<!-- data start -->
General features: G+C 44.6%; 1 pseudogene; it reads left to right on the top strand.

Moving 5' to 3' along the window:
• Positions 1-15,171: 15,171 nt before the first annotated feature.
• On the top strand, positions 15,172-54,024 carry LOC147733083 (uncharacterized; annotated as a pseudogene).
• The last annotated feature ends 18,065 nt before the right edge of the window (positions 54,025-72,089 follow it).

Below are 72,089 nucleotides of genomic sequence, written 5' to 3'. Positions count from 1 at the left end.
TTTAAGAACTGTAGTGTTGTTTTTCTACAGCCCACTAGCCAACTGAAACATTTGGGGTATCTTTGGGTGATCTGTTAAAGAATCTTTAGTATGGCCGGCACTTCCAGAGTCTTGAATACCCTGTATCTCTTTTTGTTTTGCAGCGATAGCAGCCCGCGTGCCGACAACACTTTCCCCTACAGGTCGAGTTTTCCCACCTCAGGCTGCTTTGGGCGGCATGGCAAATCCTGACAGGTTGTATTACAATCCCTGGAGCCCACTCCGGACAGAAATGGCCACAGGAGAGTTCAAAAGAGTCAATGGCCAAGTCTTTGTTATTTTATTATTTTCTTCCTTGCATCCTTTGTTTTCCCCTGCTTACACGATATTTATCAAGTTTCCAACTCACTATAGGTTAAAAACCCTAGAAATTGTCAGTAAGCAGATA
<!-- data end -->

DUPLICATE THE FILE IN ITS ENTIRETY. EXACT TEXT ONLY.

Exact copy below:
General features: G+C 44.6%; 1 pseudogene; it reads left to right on the top strand.

Moving 5' to 3' along the window:
• Positions 1-15,171: 15,171 nt before the first annotated feature.
• On the top strand, positions 15,172-54,024 carry LOC147733083 (uncharacterized; annotated as a pseudogene).
• The last annotated feature ends 18,065 nt before the right edge of the window (positions 54,025-72,089 follow it).

Below are 72,089 nucleotides of genomic sequence, written 5' to 3'. Positions count from 1 at the left end.
TTTAAGAACTGTAGTGTTGTTTTTCTACAGCCCACTAGCCAACTGAAACATTTGGGGTATCTTTGGGTGATCTGTTAAAGAATCTTTAGTATGGCCGGCACTTCCAGAGTCTTGAATACCCTGTATCTCTTTTTGTTTTGCAGCGATAGCAGCCCGCGTGCCGACAACACTTTCCCCTACAGGTCGAGTTTTCCCACCTCAGGCTGCTTTGGGCGGCATGGCAAATCCTGACAGGTTGTATTACAATCCCTGGAGCCCACTCCGGACAGAAATGGCCACAGGAGAGTTCAAAAGAGTCAATGGCCAAGTCTTTGTTATTTTATTATTTTCTTCCTTGCATCCTTTGTTTTCCCCTGCTTACACGATATTTATCAAGTTTCCAACTCACTATAGGTTAAAAACCCTAGAAATTGTCAGTAAGCAGATA